Imagine, if you will, that this propane retailer is blessed with a propane tank farm at Mont Belvieu, with a working capacity of 600,000 gallons. In April, the retailer decided to put 600,000 gallons in the tanks at an average cost of $0.7908. The result would be exactly the same as the financial swap. In both cases, he is now long propane, valued at $0.7908. Now that he is long 600,000 gallons of propane, he has eliminated the risk of higher propane prices but assumed the risk of lower propane prices. Since the retailer has no sale against this supply position, he is speculating and must therefore manage the risk of falling propane prices.

As of this writing, an October 2021 through March 2022 strip of propane is valued at $0.8968. Whether you look at the physical propane in the tanks or a swap position, there has been a $0.106 gain in the value of the positions. This last week, the U.S. Energy Information Administration reported a much higher than expected 4-million-barrel build in U.S. propane inventory. Let’s say our retailer believes that is a harbinger for lower propane prices this coming winter, so he wants to capture the gains on his positions.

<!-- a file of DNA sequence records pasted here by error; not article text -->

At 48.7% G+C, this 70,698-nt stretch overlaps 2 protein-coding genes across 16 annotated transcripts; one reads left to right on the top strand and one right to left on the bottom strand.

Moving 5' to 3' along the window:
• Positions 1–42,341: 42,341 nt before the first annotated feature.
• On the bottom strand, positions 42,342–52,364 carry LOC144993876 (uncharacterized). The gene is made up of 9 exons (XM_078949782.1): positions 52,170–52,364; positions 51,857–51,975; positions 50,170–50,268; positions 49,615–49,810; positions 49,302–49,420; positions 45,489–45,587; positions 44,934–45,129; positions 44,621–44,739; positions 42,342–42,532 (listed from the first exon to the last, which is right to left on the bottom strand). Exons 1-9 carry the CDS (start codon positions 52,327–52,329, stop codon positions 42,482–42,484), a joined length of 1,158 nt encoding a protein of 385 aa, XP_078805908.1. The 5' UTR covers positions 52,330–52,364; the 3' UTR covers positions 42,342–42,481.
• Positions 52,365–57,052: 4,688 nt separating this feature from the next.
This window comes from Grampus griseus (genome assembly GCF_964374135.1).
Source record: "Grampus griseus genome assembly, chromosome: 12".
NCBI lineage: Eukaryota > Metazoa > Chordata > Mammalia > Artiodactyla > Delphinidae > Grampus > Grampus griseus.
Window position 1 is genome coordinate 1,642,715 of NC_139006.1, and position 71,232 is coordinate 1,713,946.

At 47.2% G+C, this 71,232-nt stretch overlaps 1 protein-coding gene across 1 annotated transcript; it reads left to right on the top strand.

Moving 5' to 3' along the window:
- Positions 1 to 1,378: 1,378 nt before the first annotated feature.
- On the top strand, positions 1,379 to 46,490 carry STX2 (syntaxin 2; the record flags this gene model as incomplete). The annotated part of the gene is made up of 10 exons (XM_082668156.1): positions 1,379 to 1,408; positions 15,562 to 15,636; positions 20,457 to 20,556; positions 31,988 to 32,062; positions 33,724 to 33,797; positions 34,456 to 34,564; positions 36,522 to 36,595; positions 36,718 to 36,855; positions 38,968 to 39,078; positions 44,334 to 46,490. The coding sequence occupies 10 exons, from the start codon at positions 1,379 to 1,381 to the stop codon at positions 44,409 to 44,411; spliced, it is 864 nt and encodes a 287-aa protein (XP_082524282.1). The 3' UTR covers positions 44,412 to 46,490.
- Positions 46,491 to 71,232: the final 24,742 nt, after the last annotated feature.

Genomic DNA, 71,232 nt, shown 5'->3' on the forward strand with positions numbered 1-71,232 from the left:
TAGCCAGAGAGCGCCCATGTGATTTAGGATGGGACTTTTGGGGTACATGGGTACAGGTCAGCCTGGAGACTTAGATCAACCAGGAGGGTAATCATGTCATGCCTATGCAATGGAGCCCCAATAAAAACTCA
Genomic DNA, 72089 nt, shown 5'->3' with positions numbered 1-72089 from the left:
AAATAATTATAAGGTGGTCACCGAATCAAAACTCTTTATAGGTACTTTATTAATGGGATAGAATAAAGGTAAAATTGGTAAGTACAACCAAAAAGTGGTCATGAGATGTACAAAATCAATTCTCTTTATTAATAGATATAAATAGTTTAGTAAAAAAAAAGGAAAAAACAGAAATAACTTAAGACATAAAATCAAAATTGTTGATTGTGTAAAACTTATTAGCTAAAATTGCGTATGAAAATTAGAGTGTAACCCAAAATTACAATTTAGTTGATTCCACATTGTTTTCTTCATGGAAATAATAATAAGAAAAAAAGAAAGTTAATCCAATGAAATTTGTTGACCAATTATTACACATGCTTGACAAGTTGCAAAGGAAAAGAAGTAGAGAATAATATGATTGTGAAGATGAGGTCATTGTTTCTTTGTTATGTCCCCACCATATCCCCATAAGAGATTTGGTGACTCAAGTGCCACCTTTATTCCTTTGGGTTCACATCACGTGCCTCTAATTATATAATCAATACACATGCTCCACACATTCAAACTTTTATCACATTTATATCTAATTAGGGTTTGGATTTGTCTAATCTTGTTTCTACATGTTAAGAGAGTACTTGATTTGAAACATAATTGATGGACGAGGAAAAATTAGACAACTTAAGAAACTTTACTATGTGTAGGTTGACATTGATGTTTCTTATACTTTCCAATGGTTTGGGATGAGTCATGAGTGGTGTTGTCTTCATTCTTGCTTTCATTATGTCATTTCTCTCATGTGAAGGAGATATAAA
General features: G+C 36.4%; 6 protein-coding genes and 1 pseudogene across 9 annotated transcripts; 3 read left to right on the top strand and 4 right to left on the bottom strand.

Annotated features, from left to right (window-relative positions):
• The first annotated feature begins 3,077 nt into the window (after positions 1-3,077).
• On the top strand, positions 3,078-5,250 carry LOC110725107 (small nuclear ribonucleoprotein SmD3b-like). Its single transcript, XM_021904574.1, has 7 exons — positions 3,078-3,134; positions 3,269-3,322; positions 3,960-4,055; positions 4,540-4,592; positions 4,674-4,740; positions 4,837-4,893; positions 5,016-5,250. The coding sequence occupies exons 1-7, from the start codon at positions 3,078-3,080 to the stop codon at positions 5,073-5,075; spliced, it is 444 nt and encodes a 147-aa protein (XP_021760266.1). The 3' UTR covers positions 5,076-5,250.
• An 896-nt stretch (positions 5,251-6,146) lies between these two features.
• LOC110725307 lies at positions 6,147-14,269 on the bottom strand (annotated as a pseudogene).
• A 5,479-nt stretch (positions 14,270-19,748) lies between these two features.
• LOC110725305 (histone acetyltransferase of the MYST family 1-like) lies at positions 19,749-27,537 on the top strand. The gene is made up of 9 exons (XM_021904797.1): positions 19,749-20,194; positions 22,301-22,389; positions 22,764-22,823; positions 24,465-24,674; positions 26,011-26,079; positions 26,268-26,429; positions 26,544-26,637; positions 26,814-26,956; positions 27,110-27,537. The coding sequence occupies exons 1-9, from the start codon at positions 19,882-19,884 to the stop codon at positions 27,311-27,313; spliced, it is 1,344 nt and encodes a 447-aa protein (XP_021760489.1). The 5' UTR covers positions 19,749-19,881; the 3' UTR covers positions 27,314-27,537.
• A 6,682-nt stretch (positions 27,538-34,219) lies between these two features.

If the propane he owned were in tanks at Mont Belvieu, he might try to ship it up the pipeline, transfer it to his local bulk tank and sell it off to his retailer customers. That might be a tough hill to climb in June, and, if he is right about prices falling, he could lose a lot of the gain before all the physical movement and sales are complete.

Managing the risk to falling prices for the financial swap position is much easier and quicker. Remember, our retailer holds six swaps, one each for the months of October 2021 to March 2022, at a volume of 100,000 gallons each. He bought swaps to put this position in place. To close the position, he simply has to sell swaps for the same months and volumes.